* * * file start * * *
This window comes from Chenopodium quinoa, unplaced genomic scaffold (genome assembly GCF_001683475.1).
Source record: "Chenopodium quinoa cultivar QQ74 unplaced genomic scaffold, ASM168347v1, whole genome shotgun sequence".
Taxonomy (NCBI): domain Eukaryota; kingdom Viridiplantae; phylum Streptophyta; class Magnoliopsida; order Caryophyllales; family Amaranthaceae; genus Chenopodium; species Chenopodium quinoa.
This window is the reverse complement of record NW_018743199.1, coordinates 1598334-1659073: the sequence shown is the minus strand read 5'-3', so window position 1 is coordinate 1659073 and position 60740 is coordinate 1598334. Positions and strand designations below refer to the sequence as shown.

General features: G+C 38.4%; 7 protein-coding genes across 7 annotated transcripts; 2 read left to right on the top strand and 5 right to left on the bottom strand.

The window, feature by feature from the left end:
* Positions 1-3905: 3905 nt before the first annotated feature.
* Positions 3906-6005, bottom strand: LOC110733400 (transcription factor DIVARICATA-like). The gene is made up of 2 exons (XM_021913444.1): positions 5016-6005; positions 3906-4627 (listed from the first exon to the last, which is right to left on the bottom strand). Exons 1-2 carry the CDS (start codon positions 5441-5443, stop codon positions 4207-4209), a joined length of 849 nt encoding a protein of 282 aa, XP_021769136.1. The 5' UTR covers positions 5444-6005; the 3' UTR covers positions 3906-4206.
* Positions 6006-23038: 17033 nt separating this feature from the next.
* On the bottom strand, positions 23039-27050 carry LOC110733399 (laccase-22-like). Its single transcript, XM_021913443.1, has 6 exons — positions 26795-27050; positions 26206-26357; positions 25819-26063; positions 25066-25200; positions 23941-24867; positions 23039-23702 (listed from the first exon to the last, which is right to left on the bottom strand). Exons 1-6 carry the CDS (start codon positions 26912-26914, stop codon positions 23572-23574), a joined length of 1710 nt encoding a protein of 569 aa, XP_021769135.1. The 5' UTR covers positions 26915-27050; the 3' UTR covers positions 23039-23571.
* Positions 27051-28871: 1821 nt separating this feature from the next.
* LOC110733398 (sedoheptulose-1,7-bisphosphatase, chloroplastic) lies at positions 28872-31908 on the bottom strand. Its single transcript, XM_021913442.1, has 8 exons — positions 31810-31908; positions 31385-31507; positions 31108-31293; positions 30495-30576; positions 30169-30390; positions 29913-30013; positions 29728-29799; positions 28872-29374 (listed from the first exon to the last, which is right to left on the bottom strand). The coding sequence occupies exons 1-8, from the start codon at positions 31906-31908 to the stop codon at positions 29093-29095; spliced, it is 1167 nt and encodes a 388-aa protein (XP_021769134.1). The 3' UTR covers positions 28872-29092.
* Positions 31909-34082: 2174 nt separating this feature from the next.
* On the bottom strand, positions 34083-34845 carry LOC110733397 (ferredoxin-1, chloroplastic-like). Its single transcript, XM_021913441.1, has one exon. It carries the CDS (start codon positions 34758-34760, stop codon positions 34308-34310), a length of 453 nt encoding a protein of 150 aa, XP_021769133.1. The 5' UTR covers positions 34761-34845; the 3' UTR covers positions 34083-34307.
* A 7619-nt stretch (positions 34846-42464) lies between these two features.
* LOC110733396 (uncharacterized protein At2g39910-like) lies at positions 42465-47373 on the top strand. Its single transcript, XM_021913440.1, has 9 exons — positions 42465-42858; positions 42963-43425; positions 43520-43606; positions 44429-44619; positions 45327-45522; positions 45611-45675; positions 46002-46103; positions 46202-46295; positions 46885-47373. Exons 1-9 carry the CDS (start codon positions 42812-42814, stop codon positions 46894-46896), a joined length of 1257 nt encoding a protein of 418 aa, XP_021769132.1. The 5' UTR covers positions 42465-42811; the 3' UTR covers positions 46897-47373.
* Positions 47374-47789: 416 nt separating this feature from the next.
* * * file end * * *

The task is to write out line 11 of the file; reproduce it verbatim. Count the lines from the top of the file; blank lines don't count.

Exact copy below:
* Positions 27051-28871: 1821 nt separating this feature from the next.